Robert Boyle, the Biggleswade Bigamist

With dark eyes, broad shoulders and a black suit with a gold-embroidered waistcoat, former soldier Robert Boyle cut a dashing figure. He used his confidence and charm to win the hearts of young ladies wherever he went – and then ruined them. Bigamist Five days into her marriage, Susannah Boyle was confronted with the reality …

A new view: changes to our Manuscripts Online Catalogue

After ten years of faithful service, our Manuscripts Online Catalogue has had a facelift. Our new CalmView website, like our old catalogue, allows users to search over 250,000 records describing our rich manuscript and archive collections. However, beyond a cosmetic refresh, the launch of CalmView has allowed us to bring thousands of records relating to …

One Born Every Minute

As William and Kate welcome their baby daughter into the world at the state-of-the-art private maternity ward The Lindo Wing of St Mary’s Hospital, we had a look back through our collections to see what childbirth was like in the 17th and 18th centuries. Traditionally, pregnancy and birth were social and domestic occurrences, which predominantly …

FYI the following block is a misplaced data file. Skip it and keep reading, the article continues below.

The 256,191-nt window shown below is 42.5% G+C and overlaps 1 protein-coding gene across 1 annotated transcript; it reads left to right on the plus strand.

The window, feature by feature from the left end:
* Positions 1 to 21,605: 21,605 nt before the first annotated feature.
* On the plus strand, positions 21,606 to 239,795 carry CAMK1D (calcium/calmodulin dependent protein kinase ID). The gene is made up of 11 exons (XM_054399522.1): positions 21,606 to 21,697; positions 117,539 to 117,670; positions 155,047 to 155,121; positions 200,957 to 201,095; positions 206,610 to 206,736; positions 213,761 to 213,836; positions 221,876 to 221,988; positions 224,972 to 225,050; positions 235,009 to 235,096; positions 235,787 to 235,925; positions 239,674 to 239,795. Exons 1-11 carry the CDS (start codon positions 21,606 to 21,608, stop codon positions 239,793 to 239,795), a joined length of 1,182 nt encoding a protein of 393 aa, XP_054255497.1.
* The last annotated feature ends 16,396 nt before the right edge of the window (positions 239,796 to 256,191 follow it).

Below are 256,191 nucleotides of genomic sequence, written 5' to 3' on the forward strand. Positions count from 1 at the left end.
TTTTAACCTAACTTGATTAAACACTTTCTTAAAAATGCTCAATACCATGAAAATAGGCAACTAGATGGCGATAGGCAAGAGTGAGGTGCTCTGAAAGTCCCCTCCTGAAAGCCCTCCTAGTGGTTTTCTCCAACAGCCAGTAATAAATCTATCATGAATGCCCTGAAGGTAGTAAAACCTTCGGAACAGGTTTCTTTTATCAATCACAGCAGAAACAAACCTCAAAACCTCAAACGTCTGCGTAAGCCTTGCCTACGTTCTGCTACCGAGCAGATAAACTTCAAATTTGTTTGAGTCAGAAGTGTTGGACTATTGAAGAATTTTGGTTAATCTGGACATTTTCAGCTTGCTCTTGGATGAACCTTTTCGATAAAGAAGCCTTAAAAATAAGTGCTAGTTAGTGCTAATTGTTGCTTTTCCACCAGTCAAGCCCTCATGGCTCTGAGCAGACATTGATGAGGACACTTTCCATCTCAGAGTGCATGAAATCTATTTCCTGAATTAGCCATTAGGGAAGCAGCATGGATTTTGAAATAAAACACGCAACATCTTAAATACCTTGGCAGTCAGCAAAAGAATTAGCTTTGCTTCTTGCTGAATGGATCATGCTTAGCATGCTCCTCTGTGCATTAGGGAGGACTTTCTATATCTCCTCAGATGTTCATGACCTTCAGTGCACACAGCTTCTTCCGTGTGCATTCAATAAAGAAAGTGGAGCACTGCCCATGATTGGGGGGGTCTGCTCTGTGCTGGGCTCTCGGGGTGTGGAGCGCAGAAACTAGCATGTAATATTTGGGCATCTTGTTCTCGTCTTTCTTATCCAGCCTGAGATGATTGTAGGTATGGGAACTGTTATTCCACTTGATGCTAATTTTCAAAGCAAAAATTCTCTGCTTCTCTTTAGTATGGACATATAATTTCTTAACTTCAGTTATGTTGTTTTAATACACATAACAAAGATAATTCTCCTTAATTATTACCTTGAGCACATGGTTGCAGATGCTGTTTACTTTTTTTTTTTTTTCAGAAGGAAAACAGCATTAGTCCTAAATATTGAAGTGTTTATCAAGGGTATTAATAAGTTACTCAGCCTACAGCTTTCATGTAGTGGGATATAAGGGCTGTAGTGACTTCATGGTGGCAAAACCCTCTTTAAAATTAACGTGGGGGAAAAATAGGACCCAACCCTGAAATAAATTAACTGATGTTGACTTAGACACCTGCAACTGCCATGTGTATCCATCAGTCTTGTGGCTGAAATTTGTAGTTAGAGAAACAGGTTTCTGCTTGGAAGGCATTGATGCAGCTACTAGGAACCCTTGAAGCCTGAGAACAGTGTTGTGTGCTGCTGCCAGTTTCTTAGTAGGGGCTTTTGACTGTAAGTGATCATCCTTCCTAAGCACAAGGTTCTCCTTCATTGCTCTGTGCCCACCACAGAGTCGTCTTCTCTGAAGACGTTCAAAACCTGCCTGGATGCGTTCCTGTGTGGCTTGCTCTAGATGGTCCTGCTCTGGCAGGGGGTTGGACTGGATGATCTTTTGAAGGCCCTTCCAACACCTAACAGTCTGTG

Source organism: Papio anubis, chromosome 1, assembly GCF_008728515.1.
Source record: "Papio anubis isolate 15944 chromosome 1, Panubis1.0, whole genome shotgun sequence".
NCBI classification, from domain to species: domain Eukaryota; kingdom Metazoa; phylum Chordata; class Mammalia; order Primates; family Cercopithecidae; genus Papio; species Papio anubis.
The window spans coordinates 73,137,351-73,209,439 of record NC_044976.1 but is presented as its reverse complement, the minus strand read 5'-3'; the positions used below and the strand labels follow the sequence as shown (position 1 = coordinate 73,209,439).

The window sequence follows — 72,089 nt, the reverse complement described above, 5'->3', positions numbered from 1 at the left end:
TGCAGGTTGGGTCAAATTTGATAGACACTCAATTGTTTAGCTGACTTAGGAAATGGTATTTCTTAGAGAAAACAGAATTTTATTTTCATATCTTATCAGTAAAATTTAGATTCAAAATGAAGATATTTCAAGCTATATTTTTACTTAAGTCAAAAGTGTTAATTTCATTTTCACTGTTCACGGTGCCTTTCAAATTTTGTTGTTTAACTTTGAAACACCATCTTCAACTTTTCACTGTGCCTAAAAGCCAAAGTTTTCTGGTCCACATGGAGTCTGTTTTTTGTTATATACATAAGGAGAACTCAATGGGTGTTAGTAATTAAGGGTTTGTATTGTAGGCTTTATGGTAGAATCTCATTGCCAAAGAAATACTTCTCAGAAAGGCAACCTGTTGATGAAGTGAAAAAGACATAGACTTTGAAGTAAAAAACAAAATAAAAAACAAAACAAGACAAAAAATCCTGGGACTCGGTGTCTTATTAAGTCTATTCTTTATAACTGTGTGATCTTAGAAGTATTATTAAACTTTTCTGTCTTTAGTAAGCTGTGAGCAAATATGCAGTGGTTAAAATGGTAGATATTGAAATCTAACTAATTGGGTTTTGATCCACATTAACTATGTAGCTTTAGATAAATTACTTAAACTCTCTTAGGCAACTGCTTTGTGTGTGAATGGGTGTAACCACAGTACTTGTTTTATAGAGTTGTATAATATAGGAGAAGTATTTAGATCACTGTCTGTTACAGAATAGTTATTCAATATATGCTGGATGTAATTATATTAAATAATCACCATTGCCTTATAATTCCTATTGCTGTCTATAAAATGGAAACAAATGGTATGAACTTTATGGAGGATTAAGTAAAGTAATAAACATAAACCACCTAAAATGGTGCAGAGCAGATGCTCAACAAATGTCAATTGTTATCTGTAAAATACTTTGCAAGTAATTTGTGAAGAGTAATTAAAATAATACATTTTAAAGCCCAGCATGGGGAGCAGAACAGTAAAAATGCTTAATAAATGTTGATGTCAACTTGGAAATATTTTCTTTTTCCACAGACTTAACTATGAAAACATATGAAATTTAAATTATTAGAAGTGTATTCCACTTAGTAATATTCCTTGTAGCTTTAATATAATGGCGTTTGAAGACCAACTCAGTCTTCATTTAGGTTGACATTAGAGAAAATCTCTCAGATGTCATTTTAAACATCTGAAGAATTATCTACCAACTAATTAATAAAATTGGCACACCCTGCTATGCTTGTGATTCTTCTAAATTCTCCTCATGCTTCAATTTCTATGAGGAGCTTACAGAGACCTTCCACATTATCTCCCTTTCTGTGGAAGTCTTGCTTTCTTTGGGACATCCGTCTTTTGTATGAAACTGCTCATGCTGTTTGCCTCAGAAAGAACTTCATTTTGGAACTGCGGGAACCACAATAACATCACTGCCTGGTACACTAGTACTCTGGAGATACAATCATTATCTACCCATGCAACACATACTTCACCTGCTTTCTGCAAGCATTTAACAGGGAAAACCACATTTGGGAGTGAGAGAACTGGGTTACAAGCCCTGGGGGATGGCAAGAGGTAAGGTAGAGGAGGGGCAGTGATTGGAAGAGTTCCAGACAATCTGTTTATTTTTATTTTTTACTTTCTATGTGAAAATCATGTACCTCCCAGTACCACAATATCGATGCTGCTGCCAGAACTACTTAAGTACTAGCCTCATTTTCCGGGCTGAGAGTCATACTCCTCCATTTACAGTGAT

What’s in a name?

It was Zsa Zsa Gabor who said “I call everyone ‘darling’ because I can’t remember their names”. Perhaps she had never been introduced to people blessed (or cursed?) with creative, unique or downright strange names. Here, in chronological order, are fifteen genuine examples of people’s names taken from the manuscripts that we have come across: Original Steele, of …

Finding your Family

Within the 4 million documents held in Manuscripts and Special Collections are the names of hundreds of thousands of people from Nottinghamshire and the broader East Midlands. Catalogues can never list every person named in documents, so one of the major challenges of family history research is finding which records may refer to your ancestors. …

Black History Month

To mark Black History Month, we’re focussing on one of Nottingham’s most famous black citizens; former slave turned entrepreneur George Africanus. His date and exact place of birth are unknown, but he was about three years old when he was brought to England in 1766, where he became a servant to the Molyneux family in …